Sam Cook Chronicle: Eye Problems Don’t Slow This Ski Rider Down

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They were moving at breakneck speed, tackling the drop, the trolling skier riding close to the skier’s tail in front of him. Pressing on the two skiers from behind, a column of other runners moved just as quickly.

And then I heard Jason Kask from Duluth, the lead skier, yell over his shoulder as the pair sped through a tight turn.

“The left! The left! The left! The left!” cried Kask.

It was only then that I realized what I was seeing. Kask served as a guide for following skier Max Nelson, 15, of Mahtomedi, Minn., An excellent high school skier who also suffers from severe visual impairment.

Nelson was competing in the CXC Junior National Qualifying Races at Spirit Mountain on December 14-15. I happened to be stationed along the trail as a volunteer.

It is one thing to watch such an event on television. It was another to witness it from the edge of a trail, to listen to the skis scratching on the snow, to watch the skiers find their position as they advanced along the 5 kilometer course ( 3.1 miles). And imagine what had to be required of both a visually impaired skier and his guide.

“He must have a lot of confidence,” Kask said. “And he’s very tenacious and courageous. … That he can ski so aggressively is amazing.

Kask and Nelson had completed several trials together, learning to work as a team, Kask said. At times in the race, he said, he felt he was holding Nelson back.

“He walked on my skis every now and then,” Kask said. “Once he said, ‘Go on! “”

Kask, a former ski racer from Duluth East High School and St. Scholastica College, was also a wax technician and physiologist for the US Paralympic Nordic ski teams in Sochi, Russia, and Pyeongchang, Korea.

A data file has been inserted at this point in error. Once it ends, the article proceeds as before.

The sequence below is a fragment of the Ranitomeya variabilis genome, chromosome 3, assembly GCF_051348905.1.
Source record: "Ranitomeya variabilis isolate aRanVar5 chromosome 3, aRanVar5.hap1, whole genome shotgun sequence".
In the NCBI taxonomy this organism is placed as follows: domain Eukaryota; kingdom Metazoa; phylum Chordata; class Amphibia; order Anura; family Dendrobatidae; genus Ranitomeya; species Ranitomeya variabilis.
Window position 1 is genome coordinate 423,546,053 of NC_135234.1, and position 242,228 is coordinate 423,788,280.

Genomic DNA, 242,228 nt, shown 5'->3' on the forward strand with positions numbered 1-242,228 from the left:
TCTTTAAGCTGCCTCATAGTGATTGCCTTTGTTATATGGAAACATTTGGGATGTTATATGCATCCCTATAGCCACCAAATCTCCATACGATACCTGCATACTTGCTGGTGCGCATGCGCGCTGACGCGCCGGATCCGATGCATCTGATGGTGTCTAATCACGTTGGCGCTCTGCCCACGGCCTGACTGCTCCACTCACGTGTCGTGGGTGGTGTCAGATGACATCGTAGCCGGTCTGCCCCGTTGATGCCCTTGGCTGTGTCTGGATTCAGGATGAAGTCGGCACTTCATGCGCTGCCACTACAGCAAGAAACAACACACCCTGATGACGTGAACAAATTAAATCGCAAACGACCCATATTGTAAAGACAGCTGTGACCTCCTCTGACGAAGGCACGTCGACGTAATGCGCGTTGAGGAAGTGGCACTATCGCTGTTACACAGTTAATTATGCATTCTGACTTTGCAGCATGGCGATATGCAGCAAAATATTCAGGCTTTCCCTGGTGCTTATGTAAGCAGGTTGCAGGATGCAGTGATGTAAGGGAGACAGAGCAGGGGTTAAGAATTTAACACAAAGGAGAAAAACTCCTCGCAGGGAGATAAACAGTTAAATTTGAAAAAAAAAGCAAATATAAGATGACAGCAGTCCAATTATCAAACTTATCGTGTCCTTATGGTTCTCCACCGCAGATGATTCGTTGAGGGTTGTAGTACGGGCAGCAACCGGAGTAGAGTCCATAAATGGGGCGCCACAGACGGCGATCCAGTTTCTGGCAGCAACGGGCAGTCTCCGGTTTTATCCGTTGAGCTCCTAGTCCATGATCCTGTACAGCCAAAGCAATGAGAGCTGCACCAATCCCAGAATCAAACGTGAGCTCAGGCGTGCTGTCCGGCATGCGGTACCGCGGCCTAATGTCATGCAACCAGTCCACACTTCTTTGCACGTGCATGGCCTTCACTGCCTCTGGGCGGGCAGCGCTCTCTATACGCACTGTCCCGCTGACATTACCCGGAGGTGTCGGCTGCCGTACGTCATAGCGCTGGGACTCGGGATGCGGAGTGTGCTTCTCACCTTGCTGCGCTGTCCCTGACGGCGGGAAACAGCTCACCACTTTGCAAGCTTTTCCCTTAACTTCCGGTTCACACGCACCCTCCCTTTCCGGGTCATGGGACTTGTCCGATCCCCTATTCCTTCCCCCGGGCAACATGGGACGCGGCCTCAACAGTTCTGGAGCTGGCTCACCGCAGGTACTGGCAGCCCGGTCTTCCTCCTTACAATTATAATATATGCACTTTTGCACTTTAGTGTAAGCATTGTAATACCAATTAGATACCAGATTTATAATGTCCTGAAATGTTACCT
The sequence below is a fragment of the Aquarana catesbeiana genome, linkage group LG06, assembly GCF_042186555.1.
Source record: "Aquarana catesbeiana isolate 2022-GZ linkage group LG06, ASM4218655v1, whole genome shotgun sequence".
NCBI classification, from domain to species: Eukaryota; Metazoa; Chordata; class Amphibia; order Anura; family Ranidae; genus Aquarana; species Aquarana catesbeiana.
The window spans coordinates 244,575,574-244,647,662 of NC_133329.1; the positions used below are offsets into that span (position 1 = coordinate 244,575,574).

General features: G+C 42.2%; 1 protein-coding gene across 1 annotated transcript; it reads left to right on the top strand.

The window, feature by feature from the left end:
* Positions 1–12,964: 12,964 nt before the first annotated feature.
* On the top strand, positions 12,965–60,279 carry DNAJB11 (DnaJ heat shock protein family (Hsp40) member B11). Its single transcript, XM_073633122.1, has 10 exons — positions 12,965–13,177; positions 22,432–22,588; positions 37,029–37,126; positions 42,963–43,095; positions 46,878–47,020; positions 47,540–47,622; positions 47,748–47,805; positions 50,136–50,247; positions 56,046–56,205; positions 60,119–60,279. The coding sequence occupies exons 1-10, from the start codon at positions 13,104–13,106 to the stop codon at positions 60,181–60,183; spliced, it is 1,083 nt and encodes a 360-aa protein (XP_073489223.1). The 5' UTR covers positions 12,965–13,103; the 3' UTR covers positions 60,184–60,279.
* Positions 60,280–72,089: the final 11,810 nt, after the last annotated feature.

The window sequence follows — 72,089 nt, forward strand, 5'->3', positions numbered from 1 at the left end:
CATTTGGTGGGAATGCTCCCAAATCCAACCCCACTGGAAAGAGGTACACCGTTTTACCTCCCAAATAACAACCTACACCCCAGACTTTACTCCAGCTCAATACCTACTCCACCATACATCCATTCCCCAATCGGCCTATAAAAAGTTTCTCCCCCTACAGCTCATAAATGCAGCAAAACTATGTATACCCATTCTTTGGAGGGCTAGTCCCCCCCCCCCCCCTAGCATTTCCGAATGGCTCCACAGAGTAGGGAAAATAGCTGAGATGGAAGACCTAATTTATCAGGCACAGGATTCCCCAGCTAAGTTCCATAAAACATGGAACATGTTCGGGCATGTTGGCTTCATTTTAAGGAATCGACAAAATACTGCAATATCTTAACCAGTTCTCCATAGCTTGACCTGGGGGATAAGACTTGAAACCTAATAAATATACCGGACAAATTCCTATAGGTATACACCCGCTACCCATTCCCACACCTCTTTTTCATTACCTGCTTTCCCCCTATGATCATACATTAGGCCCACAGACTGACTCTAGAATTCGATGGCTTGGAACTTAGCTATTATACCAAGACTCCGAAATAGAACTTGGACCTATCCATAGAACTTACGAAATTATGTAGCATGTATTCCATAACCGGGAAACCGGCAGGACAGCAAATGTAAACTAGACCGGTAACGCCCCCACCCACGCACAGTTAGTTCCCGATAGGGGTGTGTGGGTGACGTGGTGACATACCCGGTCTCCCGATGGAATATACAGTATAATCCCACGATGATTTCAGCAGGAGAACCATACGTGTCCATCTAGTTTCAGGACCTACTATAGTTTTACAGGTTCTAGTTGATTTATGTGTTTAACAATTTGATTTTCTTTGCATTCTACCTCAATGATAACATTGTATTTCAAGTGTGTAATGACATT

Nelson has had limited vision since the age of 3 due to an inherited eye disease in the family that no one knew existed before, his mother, Sharon Nelson, said.

He had retinal detachments in both eyes.

“Both of her retinas fell at the same time,” said Jon Nelson, her father. “We were walking around in the afternoon and he said, ‘Daddy, it’s dark. I see nothing.’

He has had numerous eye surgeries since then to help him maintain the low percentage of vision he has.

Nelson can read the words one at a time if the print is very large, his parents said. He only sees with his right eye, and what he sees is limited. He has many blind spots, so he has to move his head to find his “sweet spot,” his mother said. He is studying braille so that he can read if he loses the sight he has now.

“He doesn’t really have any vision other than a blurry image from 4 feet away,” said Jon Nelson.

Still, Max maintains a B average at school. And he skis like the wind. He finished 26th out of 30 skiers in his age group in the Spirit Mountain race.

“He loves sports,” said his father. “He was on the team in seventh year and is now their No.1 skier.”

“Maxy’s skiing is more important than just doing something he’s passionate about,” said Sharon Nelson. “Skiing is his way of showing the world not to feel pity for not seeing well, but to be inspired and to know that he sees the world more clearly than most of us.

Kask and Nelson handled this demanding turn perfectly during the race at Spirit Mountain and immediately accelerated. I was amazed. I stood up and watched their colorful racing suits flash through the maple trees until they disappeared into the woods.

Sam Cook is a freelance writer for the News Tribune. Contact him at cooksam48@gmail.com or find his Facebook page at facebook.com/sam.cook.5249.


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